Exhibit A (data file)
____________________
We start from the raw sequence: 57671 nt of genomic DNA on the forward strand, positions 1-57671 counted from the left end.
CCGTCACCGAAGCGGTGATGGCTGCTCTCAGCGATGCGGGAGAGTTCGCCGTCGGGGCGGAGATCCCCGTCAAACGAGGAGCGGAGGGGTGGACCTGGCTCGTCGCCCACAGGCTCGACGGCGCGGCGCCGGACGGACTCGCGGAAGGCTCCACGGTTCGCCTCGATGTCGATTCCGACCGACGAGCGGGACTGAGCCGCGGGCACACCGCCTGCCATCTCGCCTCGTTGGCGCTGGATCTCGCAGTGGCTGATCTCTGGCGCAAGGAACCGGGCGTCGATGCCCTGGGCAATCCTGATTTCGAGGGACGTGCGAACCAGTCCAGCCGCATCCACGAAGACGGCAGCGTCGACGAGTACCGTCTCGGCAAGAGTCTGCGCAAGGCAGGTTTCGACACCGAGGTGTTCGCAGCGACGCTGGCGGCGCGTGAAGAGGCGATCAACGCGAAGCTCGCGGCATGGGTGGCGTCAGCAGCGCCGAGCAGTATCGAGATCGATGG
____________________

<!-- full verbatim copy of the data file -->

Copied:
We start from the raw sequence: 57671 nt of genomic DNA on the forward strand, positions 1-57671 counted from the left end.
CCGTCACCGAAGCGGTGATGGCTGCTCTCAGCGATGCGGGAGAGTTCGCCGTCGGGGCGGAGATCCCCGTCAAACGAGGAGCGGAGGGGTGGACCTGGCTCGTCGCCCACAGGCTCGACGGCGCGGCGCCGGACGGACTCGCGGAAGGCTCCACGGTTCGCCTCGATGTCGATTCCGACCGACGAGCGGGACTGAGCCGCGGGCACACCGCCTGCCATCTCGCCTCGTTGGCGCTGGATCTCGCAGTGGCTGATCTCTGGCGCAAGGAACCGGGCGTCGATGCCCTGGGCAATCCTGATTTCGAGGGACGTGCGAACCAGTCCAGCCGCATCCACGAAGACGGCAGCGTCGACGAGTACCGTCTCGGCAAGAGTCTGCGCAAGGCAGGTTTCGACACCGAGGTGTTCGCAGCGACGCTGGCGGCGCGTGAAGAGGCGATCAACGCGAAGCTCGCGGCATGGGTGGCGTCAGCAGCGCCGAGCAGTATCGAGATCGATGG